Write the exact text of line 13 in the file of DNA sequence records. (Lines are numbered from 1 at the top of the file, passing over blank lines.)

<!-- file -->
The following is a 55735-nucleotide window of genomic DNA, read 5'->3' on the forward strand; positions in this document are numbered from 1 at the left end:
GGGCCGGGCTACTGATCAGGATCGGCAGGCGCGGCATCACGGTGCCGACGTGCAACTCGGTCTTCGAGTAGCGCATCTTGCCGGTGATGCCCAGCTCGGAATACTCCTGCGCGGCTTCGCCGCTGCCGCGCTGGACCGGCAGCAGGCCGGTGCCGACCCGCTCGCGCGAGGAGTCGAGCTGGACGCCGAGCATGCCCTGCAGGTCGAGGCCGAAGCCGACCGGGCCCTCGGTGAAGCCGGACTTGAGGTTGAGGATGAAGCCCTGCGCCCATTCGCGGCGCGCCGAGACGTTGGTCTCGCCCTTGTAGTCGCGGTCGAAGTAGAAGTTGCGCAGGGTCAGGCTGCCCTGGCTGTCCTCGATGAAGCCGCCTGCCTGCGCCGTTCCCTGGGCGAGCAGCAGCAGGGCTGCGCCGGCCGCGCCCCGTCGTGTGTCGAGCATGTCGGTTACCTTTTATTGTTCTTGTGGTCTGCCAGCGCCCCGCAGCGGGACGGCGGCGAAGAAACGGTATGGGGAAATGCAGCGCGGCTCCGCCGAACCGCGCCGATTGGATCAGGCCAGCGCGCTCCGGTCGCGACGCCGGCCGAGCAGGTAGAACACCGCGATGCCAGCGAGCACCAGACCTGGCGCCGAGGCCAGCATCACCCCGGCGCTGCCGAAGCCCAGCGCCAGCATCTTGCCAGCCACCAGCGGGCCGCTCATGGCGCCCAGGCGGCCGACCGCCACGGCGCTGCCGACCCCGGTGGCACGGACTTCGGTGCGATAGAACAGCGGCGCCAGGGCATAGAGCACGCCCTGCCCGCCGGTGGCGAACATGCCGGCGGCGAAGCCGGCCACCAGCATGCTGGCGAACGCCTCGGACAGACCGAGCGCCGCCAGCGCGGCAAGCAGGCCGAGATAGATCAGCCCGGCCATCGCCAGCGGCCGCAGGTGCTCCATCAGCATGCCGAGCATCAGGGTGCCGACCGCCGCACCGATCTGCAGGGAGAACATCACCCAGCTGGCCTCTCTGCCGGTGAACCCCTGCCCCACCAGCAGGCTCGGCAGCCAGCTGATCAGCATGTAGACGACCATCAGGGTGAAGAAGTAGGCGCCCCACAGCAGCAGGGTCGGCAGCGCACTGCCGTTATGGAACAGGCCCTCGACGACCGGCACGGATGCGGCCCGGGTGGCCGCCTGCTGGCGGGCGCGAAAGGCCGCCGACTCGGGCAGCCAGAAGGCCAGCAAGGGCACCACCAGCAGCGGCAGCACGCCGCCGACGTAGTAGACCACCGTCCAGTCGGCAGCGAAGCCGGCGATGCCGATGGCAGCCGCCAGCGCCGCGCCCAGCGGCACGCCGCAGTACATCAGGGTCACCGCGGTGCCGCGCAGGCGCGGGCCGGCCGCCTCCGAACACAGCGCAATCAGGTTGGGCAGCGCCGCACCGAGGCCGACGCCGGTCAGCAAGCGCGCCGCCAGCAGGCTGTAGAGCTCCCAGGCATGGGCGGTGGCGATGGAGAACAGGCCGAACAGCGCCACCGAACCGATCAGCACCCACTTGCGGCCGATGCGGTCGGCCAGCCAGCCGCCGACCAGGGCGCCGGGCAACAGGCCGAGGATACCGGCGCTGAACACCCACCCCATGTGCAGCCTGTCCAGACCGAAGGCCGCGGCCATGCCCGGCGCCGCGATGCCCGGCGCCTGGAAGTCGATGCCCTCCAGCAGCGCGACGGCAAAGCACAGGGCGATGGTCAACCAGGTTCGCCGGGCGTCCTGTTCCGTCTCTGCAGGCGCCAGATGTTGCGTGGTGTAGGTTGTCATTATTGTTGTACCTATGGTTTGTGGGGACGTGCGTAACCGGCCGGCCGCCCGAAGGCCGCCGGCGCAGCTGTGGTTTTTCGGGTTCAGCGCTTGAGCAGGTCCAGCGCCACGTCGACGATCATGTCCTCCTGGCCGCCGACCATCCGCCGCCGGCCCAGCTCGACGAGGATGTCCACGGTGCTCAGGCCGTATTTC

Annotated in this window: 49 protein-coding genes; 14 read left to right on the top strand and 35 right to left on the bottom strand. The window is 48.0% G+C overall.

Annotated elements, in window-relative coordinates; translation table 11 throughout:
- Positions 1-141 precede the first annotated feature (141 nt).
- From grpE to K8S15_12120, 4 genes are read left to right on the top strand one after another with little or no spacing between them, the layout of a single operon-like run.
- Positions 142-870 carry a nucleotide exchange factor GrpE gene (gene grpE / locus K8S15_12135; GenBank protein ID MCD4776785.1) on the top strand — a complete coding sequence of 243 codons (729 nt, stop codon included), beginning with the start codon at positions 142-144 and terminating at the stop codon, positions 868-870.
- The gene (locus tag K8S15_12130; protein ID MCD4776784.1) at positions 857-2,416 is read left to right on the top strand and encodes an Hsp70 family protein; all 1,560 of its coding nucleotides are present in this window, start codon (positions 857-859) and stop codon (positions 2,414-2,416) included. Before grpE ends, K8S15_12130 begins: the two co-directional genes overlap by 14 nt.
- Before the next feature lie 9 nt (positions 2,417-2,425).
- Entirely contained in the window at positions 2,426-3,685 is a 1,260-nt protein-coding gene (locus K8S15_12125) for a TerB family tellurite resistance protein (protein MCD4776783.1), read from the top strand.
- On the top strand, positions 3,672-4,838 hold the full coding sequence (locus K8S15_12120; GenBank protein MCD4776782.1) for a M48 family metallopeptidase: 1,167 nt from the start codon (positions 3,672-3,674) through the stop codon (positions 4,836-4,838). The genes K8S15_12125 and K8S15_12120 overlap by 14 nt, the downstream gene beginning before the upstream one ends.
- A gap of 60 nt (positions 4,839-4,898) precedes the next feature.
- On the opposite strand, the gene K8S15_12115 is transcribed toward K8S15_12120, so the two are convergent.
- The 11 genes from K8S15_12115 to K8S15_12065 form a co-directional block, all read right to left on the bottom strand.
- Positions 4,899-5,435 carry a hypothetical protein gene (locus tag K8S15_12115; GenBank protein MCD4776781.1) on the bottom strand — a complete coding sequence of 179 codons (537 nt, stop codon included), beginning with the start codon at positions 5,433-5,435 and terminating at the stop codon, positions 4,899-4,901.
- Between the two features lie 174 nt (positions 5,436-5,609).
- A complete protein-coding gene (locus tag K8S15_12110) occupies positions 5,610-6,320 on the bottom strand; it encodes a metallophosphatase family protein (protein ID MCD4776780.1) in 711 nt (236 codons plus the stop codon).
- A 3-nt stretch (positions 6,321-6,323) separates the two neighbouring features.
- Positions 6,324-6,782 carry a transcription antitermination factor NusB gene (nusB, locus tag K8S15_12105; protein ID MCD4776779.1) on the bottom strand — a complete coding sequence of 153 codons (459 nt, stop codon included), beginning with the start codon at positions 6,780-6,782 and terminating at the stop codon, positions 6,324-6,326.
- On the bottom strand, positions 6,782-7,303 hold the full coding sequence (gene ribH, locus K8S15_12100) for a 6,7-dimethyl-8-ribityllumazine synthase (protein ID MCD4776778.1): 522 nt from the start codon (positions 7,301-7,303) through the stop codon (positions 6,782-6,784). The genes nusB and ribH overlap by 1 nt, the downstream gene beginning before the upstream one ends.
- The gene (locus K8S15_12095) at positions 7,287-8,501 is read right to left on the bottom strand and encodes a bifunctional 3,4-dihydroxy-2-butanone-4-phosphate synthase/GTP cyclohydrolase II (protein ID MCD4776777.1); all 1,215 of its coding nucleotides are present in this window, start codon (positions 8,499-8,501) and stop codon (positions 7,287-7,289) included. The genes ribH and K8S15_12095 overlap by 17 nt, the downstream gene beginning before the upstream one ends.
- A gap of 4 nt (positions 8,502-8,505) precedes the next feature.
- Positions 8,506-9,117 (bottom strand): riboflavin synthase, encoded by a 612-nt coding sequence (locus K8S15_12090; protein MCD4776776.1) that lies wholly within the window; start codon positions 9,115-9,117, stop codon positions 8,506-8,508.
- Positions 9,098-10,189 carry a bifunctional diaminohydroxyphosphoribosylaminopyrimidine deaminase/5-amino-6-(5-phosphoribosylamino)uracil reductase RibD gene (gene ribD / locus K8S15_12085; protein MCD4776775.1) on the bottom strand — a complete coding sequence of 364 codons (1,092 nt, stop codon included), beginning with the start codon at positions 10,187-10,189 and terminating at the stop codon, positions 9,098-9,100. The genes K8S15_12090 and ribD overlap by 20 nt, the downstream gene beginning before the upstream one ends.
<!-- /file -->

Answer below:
- On the opposite strand, the gene K8S15_12115 is transcribed toward K8S15_12120, so the two are convergent.